Since WordPress 5.0, Gutenberg is the new default editor for content creators. The idea of ‘blocks’ is the main concept behind the new editor. They are components that can be used to add desired functionality to the content in easily manageable sections.

Gutenberg editor supports customized templates with pre-populated blocks, which will help you suggest what type of content should be expected in a post, page or custom post type.

In a previous article, we have shown you how to register a custom post type by creating a plugin. Now you will learn how to add a block template to it.

<?php
/*
Plugin Name: My Custom Post Types & Templates
Description: Add custom post types and templates
Author: Open4Tech
*/

function open4tech_custom_types() {
    register_post_type( 'books', // The name of the custom post type
        array(
            'labels' => array(
                'name' => __( 'Books' ), // A plural descriptive name for the post type
                'singular_name' => __( 'Book' ) // Name for one object of this post type
            ),
			'public' => true, // Controls how the type is visible to authors and readers
            'show_in_rest' => true, // Enables REST API for Gutenberg
			'template_lock' => 'all', // Prevents all operations like inserting, moving and removing blocks
			'template' => array(
				array( 'core/heading', array( 'level' => '2', 'content' => 'Introduction' ) ),
				array( 'core/paragraph' ),
				array( 'core/heading', array( 'level' => '2', 'content' => 'Analysis & Evaluation' ) ),
				array( 'core/columns', array(), array(
					array( 'core/column', array(), array(
						array( 'core/image', array() ),
						) ),
					array( 'core/column', array(), array(
						array( 'core/paragraph' , array(
							'placeholder' => 'Information about the contents of the novel'
						) ),
					) ),
				) ),
				array( 'core/paragraph' , array(
					'placeholder' => 'Present opinions about the book'
				) ),
				array( 'core/heading', array( 'level' => '2', 'content' => 'Conclusion' ) ),
				array( 'core/paragraph' )
			)
        )
    );
}
 
add_action( 'init', 'open4tech_custom_types' );

In this example, we add a block template when we register a custom post type “Books”. The template is declared as an array of block types (block name and optional attributes). Some blocks, like the container ones (columns blocks for example), also support nested templates.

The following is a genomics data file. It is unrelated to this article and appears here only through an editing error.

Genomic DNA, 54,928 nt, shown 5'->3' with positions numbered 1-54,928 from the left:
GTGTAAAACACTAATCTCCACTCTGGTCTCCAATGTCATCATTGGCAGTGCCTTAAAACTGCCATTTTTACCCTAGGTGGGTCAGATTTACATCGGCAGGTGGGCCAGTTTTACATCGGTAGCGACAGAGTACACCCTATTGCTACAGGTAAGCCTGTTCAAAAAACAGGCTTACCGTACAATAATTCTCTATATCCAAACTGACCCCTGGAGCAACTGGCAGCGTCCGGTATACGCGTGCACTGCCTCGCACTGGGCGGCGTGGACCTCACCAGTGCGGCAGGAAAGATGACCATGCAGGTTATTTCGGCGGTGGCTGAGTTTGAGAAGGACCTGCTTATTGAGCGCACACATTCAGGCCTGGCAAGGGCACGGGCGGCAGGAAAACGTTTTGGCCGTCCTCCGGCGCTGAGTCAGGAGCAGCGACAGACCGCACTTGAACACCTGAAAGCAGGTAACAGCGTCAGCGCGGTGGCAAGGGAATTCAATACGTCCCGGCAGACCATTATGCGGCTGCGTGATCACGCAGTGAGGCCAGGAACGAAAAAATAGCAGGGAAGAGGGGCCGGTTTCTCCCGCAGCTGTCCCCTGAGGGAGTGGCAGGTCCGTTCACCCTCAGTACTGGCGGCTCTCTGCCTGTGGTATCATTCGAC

As a result, the template will look like this:

A great feature is the ability to lock the template so that no additional blocks can be added or existing ones removed. This makes controlling the content structure easy and is achieved using the template_lock argument. It has two options – ‘all’, which prevents all operations (like the one that we used in the example above), and ‘insert’, which allows only moving (rearranging) of the existing blocks.

Of course, a template can be added to an existing post type (not only when declaring one). In the example below, we will add it to the ‘post’ type.

function open4tech_post_block_template() {
	
	$post_type_object = get_post_type_object( 'post' ); // Post type to which we will add template
	$post_type_object->template = array(
		array( 'core/heading', array( 'level' => '2') ),
		array( 'core/columns', array(), array(
			array( 'core/column', array(), array(
				array( 'core/image', array() ),
				) ),
			array( 'core/column', array(), array(
				array( 'core/paragraph' ),
			) ),
		) ),
		array( 'core/paragraph' )
	);
}

add_action( 'init', 'open4tech_post_block_template' );

Notes:

  • Currently, a comprehensive overview of the core block types and their attributes has not been written, because they are constantly changing. Use the following code in the browser console after all the Gutenberg scripts have been loaded (e.g. in the editor window of a post) to show all currently registered blocks, including their attributes.
console.log(wp.blocks.getBlockTypes());
  • When you add a new template, it will apply only to the new posts (pages), not to the existing (older) ones.
  • The argument ‘show_in_rest’ must be set to true or the Gutenberg editor will not be applied to custom post types and they will still use the classic editor.
  • Function ‘register_post_type’ should only be invoked through the ‘init’ action because it may work incorrectly if called before or later.

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